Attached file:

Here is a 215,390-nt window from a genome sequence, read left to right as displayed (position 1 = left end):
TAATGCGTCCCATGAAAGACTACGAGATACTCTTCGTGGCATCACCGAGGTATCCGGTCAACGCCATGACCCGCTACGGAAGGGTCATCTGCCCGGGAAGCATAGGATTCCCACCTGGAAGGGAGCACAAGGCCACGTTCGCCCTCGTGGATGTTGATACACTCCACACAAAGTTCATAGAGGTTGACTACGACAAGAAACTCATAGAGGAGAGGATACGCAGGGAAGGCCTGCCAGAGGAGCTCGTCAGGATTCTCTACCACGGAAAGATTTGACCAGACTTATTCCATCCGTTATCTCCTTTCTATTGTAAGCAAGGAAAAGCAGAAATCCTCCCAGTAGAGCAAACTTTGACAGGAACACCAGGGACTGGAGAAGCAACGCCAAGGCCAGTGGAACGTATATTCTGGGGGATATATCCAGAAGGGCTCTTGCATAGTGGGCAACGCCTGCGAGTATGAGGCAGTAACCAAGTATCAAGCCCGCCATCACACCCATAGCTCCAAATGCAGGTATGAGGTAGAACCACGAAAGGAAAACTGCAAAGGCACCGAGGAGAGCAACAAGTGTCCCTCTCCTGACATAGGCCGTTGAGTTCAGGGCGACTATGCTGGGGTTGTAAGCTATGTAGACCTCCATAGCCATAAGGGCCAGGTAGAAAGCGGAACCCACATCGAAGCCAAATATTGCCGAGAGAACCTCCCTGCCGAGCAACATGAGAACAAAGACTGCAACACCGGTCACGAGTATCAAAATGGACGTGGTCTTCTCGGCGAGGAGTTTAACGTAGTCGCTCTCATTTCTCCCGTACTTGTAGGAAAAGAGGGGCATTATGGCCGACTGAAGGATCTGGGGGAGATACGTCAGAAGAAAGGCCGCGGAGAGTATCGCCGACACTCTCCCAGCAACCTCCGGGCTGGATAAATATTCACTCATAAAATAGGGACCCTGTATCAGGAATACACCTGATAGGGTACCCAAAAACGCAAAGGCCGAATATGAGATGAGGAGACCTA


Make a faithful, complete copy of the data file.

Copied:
Here is a 215,390-nt window from a genome sequence, read left to right as displayed (position 1 = left end):
TAATGCGTCCCATGAAAGACTACGAGATACTCTTCGTGGCATCACCGAGGTATCCGGTCAACGCCATGACCCGCTACGGAAGGGTCATCTGCCCGGGAAGCATAGGATTCCCACCTGGAAGGGAGCACAAGGCCACGTTCGCCCTCGTGGATGTTGATACACTCCACACAAAGTTCATAGAGGTTGACTACGACAAGAAACTCATAGAGGAGAGGATACGCAGGGAAGGCCTGCCAGAGGAGCTCGTCAGGATTCTCTACCACGGAAAGATTTGACCAGACTTATTCCATCCGTTATCTCCTTTCTATTGTAAGCAAGGAAAAGCAGAAATCCTCCCAGTAGAGCAAACTTTGACAGGAACACCAGGGACTGGAGAAGCAACGCCAAGGCCAGTGGAACGTATATTCTGGGGGATATATCCAGAAGGGCTCTTGCATAGTGGGCAACGCCTGCGAGTATGAGGCAGTAACCAAGTATCAAGCCCGCCATCACACCCATAGCTCCAAATGCAGGTATGAGGTAGAACCACGAAAGGAAAACTGCAAAGGCACCGAGGAGAGCAACAAGTGTCCCTCTCCTGACATAGGCCGTTGAGTTCAGGGCGACTATGCTGGGGTTGTAAGCTATGTAGACCTCCATAGCCATAAGGGCCAGGTAGAAAGCGGAACCCACATCGAAGCCAAATATTGCCGAGAGAACCTCCCTGCCGAGCAACATGAGAACAAAGACTGCAACACCGGTCACGAGTATCAAAATGGACGTGGTCTTCTCGGCGAGGAGTTTAACGTAGTCGCTCTCATTTCTCCCGTACTTGTAGGAAAAGAGGGGCATTATGGCCGACTGAAGGATCTGGGGGAGATACGTCAGAAGAAAGGCCGCGGAGAGTATCGCCGACACTCTCCCAGCAACCTCCGGGCTGGATAAATATTCACTCATAAAATAGGGACCCTGTATCAGGAATACACCTGATAGGGTACCCAAAAACGCAAAGGCCGAATATGAGATGAGGAGACCTA